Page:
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AOPA explains GA's important role to international delegation

AOPA explains GA's important role to international delegation

Andy Cebula
Andy Cebula

A senior AOPA representative recently spoke about general aviation and aerial work at an informational session with nearly 20 transportation experts from embassies from around the world. The meeting of the Aviation Assembly, held at the embassy of the Netherlands in Washington, D.C., was an opportunity to explain the current general aviation system in the United States to the aviation officials and express AOPA's position on the current debate over air traffic control user fees.

After explaining AOPA and its mission, Andy Cebula, AOPA executive vice president of government affairs, underscored that GA aircraft are essential to the U.S. economy. "Two thirds of the world's general aviation/aerial work aircraft are located in the United States," said Cebula, "and nearly 70 percent of flying is business related."

"General aviation also includes medical evacuation, disaster relief, and other lifesaving missions," said Cebula. "It is also a vital tool for small business owners as well as large corporations."

At the meeting, Cebula covered the current debate on how to finance the FAA, explaining that it is currently funded through an efficient system of taxes on aviation fuel, airline tickets, and general tax revenues. But the FAA wants that to change through a system of user fees and increased taxes. By October 2007, Congress must extend the current system, approve a new system, or approve a combination of the two.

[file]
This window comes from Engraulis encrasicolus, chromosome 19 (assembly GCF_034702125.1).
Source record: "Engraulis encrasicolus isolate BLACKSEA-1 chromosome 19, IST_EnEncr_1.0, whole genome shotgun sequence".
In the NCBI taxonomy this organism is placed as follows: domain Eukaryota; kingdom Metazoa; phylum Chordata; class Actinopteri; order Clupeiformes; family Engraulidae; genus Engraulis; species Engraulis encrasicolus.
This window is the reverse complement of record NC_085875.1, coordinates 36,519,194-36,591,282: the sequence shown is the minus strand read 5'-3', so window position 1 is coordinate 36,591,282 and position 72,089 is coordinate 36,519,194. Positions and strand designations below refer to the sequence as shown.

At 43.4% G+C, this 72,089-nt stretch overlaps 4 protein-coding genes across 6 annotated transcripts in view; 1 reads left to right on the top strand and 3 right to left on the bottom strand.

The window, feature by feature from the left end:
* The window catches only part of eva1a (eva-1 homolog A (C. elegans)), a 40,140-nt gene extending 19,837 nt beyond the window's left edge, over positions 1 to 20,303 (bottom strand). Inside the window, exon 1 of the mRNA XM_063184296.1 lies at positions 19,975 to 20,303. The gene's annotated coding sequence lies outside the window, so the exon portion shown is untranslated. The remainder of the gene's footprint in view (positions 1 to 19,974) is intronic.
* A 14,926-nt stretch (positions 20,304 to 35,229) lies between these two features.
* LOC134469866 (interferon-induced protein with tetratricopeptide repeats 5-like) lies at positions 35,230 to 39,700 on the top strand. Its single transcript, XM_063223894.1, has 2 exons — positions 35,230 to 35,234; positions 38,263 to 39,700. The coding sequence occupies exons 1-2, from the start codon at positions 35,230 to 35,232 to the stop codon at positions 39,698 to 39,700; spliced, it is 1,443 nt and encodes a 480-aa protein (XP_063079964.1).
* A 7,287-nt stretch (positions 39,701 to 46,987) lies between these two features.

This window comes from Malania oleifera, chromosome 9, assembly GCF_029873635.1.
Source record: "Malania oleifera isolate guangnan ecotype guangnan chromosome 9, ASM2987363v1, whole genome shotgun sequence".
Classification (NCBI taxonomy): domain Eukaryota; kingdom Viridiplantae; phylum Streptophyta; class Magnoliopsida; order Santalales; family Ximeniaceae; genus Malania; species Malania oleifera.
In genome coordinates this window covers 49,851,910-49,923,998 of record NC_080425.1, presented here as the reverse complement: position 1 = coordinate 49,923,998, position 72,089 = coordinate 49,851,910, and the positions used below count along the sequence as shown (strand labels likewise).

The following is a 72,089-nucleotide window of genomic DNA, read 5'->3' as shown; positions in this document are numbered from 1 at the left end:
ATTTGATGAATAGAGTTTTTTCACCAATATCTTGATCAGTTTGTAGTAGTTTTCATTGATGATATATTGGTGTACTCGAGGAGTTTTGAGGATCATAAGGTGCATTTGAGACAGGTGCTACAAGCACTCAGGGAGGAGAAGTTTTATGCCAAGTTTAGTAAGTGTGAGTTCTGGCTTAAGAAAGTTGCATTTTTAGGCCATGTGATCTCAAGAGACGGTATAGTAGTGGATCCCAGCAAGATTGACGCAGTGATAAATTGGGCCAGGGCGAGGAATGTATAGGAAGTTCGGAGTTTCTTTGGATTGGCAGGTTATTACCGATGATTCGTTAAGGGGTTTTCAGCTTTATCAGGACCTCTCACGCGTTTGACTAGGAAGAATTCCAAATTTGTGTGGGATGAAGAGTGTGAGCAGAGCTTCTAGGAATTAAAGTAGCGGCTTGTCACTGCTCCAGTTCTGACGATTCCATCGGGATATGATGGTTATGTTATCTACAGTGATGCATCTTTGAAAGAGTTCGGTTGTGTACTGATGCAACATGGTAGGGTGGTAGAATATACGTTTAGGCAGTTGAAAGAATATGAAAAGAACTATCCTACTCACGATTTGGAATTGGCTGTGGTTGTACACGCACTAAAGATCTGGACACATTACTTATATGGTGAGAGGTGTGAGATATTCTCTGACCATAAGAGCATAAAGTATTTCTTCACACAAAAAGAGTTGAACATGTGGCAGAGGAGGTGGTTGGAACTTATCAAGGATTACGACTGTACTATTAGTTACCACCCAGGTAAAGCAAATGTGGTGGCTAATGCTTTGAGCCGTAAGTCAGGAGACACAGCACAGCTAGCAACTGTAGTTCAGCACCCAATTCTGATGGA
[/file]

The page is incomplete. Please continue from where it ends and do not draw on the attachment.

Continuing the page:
AOPA's position is that Congress must maintain its role in management and FAA oversight, and the current system of aviation excise taxes through the federal budget process is the best way to do that. The association strongly opposes a user fee-funded system.

"If Congress were to approve a user fee-funded system in this country, we could expect a huge decline in the GA community, being literally priced out of the sky," said Cebula.

Using information obtained at the IAOPA World Assembly last year, Cebula presented the facts about user fees in other countries.

In the Netherlands:

  • $10 to $50 landing fees for a Cessna 172
  • $250 for a medical certificate
  • $750 for a private pilot exam

Countries represented at the meeting were: Argentina, Belgium, France, Germany, Ireland, Italy, Japan, Netherlands, Norway, Poland, Spain, Switzerland, and the United Kingdom, as well as the European Commission.

February 9, 2007

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